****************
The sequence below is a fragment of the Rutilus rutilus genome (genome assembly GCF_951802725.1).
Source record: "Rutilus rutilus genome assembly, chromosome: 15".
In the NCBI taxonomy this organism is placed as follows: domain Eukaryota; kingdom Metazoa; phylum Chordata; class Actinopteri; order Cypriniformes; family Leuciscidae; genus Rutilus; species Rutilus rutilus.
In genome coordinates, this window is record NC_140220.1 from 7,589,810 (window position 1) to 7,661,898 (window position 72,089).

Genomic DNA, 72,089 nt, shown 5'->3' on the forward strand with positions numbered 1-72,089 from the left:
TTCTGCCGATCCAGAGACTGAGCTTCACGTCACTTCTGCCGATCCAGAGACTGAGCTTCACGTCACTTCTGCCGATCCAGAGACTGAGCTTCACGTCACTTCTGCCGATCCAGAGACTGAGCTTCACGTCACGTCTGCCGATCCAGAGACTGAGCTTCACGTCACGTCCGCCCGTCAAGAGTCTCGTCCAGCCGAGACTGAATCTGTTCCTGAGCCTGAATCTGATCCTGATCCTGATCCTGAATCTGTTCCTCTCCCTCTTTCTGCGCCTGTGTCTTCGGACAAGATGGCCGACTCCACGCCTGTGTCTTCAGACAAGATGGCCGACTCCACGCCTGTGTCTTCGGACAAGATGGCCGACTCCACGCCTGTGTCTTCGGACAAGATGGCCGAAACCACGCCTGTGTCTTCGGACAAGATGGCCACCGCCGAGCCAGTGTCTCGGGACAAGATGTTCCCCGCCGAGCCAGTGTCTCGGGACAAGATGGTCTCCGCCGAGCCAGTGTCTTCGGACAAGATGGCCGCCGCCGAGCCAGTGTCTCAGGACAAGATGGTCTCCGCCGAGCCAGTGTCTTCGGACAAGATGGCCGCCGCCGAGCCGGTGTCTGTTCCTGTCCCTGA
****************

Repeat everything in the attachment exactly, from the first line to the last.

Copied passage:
The sequence below is a fragment of the Rutilus rutilus genome (genome assembly GCF_951802725.1).
Source record: "Rutilus rutilus genome assembly, chromosome: 15".
In the NCBI taxonomy this organism is placed as follows: domain Eukaryota; kingdom Metazoa; phylum Chordata; class Actinopteri; order Cypriniformes; family Leuciscidae; genus Rutilus; species Rutilus rutilus.
In genome coordinates, this window is record NC_140220.1 from 7,589,810 (window position 1) to 7,661,898 (window position 72,089).

Genomic DNA, 72,089 nt, shown 5'->3' on the forward strand with positions numbered 1-72,089 from the left:
TTCTGCCGATCCAGAGACTGAGCTTCACGTCACTTCTGCCGATCCAGAGACTGAGCTTCACGTCACTTCTGCCGATCCAGAGACTGAGCTTCACGTCACTTCTGCCGATCCAGAGACTGAGCTTCACGTCACGTCTGCCGATCCAGAGACTGAGCTTCACGTCACGTCCGCCCGTCAAGAGTCTCGTCCAGCCGAGACTGAATCTGTTCCTGAGCCTGAATCTGATCCTGATCCTGATCCTGAATCTGTTCCTCTCCCTCTTTCTGCGCCTGTGTCTTCGGACAAGATGGCCGACTCCACGCCTGTGTCTTCAGACAAGATGGCCGACTCCACGCCTGTGTCTTCGGACAAGATGGCCGACTCCACGCCTGTGTCTTCGGACAAGATGGCCGAAACCACGCCTGTGTCTTCGGACAAGATGGCCACCGCCGAGCCAGTGTCTCGGGACAAGATGTTCCCCGCCGAGCCAGTGTCTCGGGACAAGATGGTCTCCGCCGAGCCAGTGTCTTCGGACAAGATGGCCGCCGCCGAGCCAGTGTCTCAGGACAAGATGGTCTCCGCCGAGCCAGTGTCTTCGGACAAGATGGCCGCCGCCGAGCCGGTGTCTGTTCCTGTCCCTGA